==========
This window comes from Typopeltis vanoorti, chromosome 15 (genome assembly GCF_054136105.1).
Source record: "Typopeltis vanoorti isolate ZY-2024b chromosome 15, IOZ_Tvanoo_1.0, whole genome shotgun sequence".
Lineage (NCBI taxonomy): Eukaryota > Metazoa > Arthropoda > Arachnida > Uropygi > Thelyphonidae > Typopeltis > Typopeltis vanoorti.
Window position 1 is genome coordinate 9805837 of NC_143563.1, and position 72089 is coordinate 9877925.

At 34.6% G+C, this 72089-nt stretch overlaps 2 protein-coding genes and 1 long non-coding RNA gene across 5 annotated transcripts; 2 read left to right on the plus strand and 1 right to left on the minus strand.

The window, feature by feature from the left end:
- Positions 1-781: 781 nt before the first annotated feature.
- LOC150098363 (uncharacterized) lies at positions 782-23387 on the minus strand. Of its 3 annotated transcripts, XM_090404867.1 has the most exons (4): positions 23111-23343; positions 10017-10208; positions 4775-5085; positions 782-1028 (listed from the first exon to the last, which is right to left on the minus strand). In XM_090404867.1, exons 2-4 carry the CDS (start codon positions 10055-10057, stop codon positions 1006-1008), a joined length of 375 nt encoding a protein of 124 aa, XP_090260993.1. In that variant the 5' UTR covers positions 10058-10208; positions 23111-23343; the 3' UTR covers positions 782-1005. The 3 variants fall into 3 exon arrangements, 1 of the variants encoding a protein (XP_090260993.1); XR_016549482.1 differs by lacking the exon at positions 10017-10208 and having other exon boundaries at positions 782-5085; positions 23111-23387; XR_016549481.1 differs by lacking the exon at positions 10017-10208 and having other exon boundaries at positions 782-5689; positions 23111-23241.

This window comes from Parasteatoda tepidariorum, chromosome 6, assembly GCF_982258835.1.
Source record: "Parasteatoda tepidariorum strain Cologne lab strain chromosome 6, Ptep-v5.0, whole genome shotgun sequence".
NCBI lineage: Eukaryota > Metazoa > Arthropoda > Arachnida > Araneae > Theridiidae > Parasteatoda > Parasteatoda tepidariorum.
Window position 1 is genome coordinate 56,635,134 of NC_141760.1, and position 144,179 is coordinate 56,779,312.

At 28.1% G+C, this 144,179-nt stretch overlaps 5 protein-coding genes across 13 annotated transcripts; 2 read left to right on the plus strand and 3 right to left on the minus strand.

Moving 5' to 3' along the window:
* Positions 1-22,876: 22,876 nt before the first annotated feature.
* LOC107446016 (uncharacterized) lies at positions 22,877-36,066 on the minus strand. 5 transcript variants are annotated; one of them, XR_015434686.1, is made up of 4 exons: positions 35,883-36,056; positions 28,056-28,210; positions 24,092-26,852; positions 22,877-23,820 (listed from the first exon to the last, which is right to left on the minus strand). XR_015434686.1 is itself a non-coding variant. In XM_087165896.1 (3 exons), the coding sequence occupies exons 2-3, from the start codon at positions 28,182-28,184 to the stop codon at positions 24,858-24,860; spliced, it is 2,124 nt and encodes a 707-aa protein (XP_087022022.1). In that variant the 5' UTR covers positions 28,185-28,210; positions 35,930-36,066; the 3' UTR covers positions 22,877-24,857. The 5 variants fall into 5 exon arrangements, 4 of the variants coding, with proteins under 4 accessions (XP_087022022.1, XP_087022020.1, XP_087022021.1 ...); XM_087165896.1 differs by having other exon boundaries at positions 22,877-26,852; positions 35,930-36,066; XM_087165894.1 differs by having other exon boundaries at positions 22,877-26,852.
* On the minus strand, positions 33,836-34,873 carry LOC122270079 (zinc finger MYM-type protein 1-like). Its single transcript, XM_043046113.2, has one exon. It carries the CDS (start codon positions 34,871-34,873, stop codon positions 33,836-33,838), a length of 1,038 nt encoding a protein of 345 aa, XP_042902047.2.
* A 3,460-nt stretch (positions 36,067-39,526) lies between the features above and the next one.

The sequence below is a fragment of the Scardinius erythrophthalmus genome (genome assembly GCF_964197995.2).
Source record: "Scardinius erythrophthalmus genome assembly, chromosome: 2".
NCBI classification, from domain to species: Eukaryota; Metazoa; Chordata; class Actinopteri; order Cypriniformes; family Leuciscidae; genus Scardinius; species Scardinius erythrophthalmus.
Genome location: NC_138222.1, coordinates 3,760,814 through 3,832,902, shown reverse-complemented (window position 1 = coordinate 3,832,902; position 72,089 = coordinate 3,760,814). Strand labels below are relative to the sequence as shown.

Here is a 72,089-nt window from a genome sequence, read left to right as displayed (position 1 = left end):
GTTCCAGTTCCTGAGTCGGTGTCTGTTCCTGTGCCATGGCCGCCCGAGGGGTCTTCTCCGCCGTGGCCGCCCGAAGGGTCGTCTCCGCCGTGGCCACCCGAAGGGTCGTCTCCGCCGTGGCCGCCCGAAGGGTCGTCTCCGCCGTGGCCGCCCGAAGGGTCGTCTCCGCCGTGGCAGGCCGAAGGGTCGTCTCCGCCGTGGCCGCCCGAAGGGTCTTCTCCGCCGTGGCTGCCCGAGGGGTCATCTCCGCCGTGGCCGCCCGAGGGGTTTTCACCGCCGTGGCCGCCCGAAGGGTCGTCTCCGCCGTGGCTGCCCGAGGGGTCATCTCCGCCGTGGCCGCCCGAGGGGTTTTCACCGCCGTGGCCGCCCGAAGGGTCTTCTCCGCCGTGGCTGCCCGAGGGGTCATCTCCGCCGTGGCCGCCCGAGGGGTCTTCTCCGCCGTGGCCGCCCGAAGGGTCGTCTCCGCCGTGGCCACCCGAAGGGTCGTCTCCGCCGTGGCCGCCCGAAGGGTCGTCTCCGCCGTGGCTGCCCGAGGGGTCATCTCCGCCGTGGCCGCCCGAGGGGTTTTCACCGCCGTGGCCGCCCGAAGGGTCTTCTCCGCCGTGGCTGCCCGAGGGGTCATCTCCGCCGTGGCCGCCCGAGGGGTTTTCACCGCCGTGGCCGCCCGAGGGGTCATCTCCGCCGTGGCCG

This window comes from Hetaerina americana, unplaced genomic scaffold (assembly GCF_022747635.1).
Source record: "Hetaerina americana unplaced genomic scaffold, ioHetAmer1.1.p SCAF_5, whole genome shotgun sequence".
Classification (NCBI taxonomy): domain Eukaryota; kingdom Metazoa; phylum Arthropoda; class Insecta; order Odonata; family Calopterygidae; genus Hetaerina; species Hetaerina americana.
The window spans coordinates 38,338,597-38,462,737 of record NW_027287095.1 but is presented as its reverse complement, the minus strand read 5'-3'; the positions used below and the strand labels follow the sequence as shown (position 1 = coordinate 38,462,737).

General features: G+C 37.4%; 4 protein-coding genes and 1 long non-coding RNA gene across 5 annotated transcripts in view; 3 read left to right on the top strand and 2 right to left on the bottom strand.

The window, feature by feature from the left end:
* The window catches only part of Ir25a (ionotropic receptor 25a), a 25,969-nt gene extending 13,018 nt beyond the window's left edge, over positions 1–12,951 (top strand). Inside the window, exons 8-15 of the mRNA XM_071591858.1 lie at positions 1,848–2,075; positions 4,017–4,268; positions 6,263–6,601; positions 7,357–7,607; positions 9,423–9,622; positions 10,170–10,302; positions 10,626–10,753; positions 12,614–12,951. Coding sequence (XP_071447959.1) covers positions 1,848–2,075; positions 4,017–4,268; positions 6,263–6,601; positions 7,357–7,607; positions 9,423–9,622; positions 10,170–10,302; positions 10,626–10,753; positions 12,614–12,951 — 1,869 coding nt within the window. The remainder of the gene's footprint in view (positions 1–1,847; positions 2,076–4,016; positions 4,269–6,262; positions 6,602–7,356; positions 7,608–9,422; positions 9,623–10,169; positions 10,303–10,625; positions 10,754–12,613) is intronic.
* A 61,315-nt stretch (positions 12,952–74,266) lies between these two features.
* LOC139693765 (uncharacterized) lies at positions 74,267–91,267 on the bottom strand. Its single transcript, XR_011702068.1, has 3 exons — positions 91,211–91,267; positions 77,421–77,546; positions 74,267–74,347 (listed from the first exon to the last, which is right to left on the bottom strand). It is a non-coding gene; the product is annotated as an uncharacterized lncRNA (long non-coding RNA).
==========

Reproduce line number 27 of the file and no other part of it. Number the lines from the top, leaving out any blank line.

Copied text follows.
Classification (NCBI taxonomy): domain Eukaryota; kingdom Metazoa; phylum Arthropoda; class Insecta; order Odonata; family Calopterygidae; genus Hetaerina; species Hetaerina americana.